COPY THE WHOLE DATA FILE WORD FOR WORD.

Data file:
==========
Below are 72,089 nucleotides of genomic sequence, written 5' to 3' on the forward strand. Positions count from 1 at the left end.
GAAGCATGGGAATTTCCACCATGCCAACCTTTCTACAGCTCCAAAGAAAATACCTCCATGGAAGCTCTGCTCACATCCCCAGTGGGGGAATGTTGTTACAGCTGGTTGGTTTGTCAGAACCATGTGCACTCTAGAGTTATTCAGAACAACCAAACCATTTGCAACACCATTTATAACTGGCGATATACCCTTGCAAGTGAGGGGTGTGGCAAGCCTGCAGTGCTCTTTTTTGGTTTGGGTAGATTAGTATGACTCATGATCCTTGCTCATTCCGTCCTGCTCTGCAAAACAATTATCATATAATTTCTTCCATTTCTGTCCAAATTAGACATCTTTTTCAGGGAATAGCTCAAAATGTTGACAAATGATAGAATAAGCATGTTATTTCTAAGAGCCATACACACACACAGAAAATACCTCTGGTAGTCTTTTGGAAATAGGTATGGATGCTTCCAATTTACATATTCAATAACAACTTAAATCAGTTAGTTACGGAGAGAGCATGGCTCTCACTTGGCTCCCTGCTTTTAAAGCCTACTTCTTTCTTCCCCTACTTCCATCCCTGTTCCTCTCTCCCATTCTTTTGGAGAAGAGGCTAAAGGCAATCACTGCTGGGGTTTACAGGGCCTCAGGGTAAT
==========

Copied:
Below are 72,089 nucleotides of genomic sequence, written 5' to 3' on the forward strand. Positions count from 1 at the left end.
GAAGCATGGGAATTTCCACCATGCCAACCTTTCTACAGCTCCAAAGAAAATACCTCCATGGAAGCTCTGCTCACATCCCCAGTGGGGGAATGTTGTTACAGCTGGTTGGTTTGTCAGAACCATGTGCACTCTAGAGTTATTCAGAACAACCAAACCATTTGCAACACCATTTATAACTGGCGATATACCCTTGCAAGTGAGGGGTGTGGCAAGCCTGCAGTGCTCTTTTTTGGTTTGGGTAGATTAGTATGACTCATGATCCTTGCTCATTCCGTCCTGCTCTGCAAAACAATTATCATATAATTTCTTCCATTTCTGTCCAAATTAGACATCTTTTTCAGGGAATAGCTCAAAATGTTGACAAATGATAGAATAAGCATGTTATTTCTAAGAGCCATACACACACACAGAAAATACCTCTGGTAGTCTTTTGGAAATAGGTATGGATGCTTCCAATTTACATATTCAATAACAACTTAAATCAGTTAGTTACGGAGAGAGCATGGCTCTCACTTGGCTCCCTGCTTTTAAAGCCTACTTCTTTCTTCCCCTACTTCCATCCCTGTTCCTCTCTCCCATTCTTTTGGAGAAGAGGCTAAAGGCAATCACTGCTGGGGTTTACAGGGCCTCAGGGTAAT